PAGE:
opinions on a specific customer related topic. Those opinions, which
often have no statistical or factual basis, can result in misguided
business decisions and dangerous and costly consequences. The
alternative is to set up a controlled information gathering procedure
and to conduct careful analysis of the results. Note: Using a giveaway
or incentive to harvest feedback may result in inaccurate data.
Program Customer Loyalty
Once communication is established, you must gauge satisfaction through
a customer loyalty program. Although many companies offer customer
loyalty programs, their nature and strategies differ, as do their
rates of success. So, what factors make a loyalty program successful?
This answer depends upon the specific needs of the company and the
inclusion of one or more of the success attributes that follow. An
incentive or loyalty value-added value item should:
- be relevant to customers interests and targeted.
- have an actual cash value that reinforces quality and a perceived
intrinsic value for participation.
- be convenient to redeem and/or offers multiple redemption
- possess longevity or repeated attainment possibilities.
- provide a service and be simple to use.
Customer loyalty programs are very popular in many Internet niche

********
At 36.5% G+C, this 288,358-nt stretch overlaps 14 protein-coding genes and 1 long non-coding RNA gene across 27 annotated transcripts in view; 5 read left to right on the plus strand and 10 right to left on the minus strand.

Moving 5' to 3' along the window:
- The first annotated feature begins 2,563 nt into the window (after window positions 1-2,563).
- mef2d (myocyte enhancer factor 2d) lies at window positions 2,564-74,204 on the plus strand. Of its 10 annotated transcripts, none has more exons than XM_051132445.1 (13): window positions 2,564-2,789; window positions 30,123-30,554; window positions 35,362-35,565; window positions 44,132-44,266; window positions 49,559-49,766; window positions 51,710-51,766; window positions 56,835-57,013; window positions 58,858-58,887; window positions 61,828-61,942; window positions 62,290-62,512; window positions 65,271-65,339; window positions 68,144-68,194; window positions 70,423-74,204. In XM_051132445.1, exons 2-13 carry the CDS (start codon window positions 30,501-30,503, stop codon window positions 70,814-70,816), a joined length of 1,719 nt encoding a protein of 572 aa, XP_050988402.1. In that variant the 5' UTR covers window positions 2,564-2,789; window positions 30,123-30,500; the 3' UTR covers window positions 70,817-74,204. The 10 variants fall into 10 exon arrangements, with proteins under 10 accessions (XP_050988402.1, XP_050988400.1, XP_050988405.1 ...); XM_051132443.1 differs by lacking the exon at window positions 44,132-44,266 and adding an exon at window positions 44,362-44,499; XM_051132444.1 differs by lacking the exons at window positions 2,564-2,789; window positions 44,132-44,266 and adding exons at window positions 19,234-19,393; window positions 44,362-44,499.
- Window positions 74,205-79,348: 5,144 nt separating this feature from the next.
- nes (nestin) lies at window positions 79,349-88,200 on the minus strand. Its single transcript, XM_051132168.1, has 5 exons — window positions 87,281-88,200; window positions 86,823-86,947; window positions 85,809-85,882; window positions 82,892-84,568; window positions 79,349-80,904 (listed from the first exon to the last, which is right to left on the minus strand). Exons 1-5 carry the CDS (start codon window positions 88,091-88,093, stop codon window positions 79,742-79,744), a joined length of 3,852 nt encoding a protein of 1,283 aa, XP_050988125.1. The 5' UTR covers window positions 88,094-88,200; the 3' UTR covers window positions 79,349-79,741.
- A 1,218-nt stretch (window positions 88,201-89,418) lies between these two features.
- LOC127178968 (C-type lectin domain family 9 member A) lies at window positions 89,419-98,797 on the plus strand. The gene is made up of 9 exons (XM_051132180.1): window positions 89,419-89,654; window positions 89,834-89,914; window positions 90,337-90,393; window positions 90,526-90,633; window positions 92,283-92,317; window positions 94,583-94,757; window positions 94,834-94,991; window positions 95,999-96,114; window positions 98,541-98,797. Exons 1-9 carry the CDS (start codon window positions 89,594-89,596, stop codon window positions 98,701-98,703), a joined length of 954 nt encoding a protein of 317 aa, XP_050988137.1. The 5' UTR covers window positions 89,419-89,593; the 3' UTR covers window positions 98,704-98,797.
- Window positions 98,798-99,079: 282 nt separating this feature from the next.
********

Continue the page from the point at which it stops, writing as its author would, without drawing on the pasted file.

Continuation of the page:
markets right now as site publishers are growing more numerous and
more competitive. The programs are as unique and as creative the
imagination of a site's marketing team. Although reticent to the
broader Web audience, these types of programs are building customers
consent and loyalty in droves.
- Point-of-purchase (POP) promotions
Customers are offered immediate discounts on additional purchases
of the same or similar product/service. Because of the dynamic
nature of the Web, these discounts can be converted into bonuses,
selectively offered or abandoned based on domain name, date or time
stamps, or quotas.
- Frequency marketing
Remind customers that you were their service provider and that they
were correct in choosing you to service their needs.
- Incentive marketing
As the name implies, this strategy involves giving a value-added
push to get customers to make additional purchases. These can be
one-time, periodic or constant endeavors. Tactics categorized here
- Post sale communications thanking customers for their purchase
and provide soliciting an additional discounted purchase via an
exclusive coupon or offer.
- Cross-brand or cross-product promotions. Present a special
offer that for a product similar to the purchased product. For
instance, offering Opt-In Direct Email package of
2000 at a discount to customers who purchase another service
during the month of September. If both services are highly
targeted and proactive methods for communicating to customers,
both products can meet the same objectives in independent
territories. This represents added value because we have
identified the customer's need and presented them with a bonus
- Earn points or credits for purchases that can be accumulated
and applied toward other products in a co-branded
- Issue a card or customer number to your customer that they use
to accrue and redeem points to receive prizes and other awards
from you or your strategic alliances.
First published in WebPromote's Sept. 1998, Vol. 2 newsletter.